2nd KIDSFFEST Indonesia showcases top rated international children films
JAKARTA, 16 April 2010 — The second international children film festival, KidsFfest, kicked off today in Jakarta with inspiring tales of friendship, solidarity and self discovery. Local film makers will nurture children’s passion and talents through filmmaking, subtitling workshops and acting classes designed to stimulate the love of the arts.
Organized by Kalyana Shira Foundation, more than a dozen films will be screened at Pacific Place Mall Cinema in Jakarta. In collaboration with cultural institutions and embassies from Germany, Denmark, Japan, Norway, Brazil, The Netherlands and Indonesia, the festival presents intelligent, passionate, provocative cinematic works for ages 4-15. The festival is endorsed by the UN agency for children, UNICEF, and supported by Walls Ice Cream and the media.
The Crocodiles, a German multi-award winning film, will open the six-day weekend-only festival. Hailed for its humor, action and brilliant acting, it features a wheelchair bound hero armed only with youthful imagination and courage who becomes instrumental in helping a gang of kids to take on an apparently unbeatable criminal gang. For the closing, a musical animation from Denmark shows how even an earthworm can dream of being a star in Sunshine Barry and the Disco Worms.
The Netherlands’s Sniff the dog in wartime tells the story of a boy and his shepherd puppy who embark on a adventure to help the Dutch resistance and fight against the Nazi occupation. A vibrant documentary Futebol Brasileiro about Brazilian street kids and their passion for football evoke the golden era when players such as Socrates, Pepe, Lima, Coutinho rule the pitch.
Asian films makers include Japan’s Fumie Nishikawa whose film entitled The Azemichi Road focuses on a hearing impaired girl’s bid to join a group vying for a spot in the upcoming national dance competition. First time Indonesian director Ari Sihasale’s King depicts the struggle of a poor village boy Guntur enduring his father's rigorous physical training program to be moulded into a badminton champion. His longtime idol is the legendary Indonesian shuttler, Liem Swie King, from which the film takes its title.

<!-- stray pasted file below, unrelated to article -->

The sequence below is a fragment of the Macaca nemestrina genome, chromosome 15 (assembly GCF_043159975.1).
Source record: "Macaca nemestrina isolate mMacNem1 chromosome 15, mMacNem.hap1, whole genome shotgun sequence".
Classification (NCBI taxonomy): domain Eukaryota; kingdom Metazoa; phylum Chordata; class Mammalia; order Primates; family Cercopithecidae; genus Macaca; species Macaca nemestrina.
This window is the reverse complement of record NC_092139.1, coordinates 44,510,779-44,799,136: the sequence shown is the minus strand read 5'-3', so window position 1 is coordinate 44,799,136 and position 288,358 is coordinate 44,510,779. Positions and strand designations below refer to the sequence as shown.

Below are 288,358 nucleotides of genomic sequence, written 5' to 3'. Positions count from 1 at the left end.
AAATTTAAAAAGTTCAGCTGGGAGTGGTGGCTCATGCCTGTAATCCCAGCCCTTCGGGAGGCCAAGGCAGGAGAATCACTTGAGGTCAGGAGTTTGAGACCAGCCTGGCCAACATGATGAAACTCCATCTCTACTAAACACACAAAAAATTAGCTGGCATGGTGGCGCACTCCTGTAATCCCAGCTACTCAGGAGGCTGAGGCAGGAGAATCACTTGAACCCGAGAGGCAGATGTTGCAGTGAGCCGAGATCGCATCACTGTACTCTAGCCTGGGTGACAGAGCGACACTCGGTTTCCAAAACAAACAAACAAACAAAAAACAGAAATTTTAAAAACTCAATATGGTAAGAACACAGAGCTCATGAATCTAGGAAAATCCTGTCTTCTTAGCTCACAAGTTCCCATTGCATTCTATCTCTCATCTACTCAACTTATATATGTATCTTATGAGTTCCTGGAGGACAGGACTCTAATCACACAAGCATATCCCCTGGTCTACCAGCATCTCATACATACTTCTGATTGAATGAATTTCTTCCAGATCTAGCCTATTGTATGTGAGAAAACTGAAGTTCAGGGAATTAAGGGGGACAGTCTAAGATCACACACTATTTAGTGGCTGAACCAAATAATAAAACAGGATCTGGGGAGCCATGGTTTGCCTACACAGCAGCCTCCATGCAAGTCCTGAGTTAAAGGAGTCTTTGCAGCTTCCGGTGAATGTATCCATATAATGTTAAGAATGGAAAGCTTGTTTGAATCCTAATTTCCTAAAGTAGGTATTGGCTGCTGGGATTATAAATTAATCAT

“I believe strongly that the power of films shapes and builds strong characters.” said Nia Dinata, one of Indonesia’s best known film director and founder of KidsFfest. “We can laugh with films, also learn to observe other kids’ ways of living in different parts of the world” she added.
“KidsFfest is setting the standard of the very best of a culturally diverse, non-violent, value affirming cinema for children in Indonesia,” said Angela Kearney, UNICEF Country Representative in Indonesia. “UNICEF supports partnerships that continually raises the bar for quality children's programming and encourages young people to express their opinions as active members of society.”
KidsFfest has held subtitling and short film workshops in several schools in Jakarta as part of the festival. Cinema goers can also vote for the best film for the Audience Award after viewing the films. Special free screenings will be held in North Jakarta in 2 May and a travelling KidsFfest will screen in Aceh province midyear.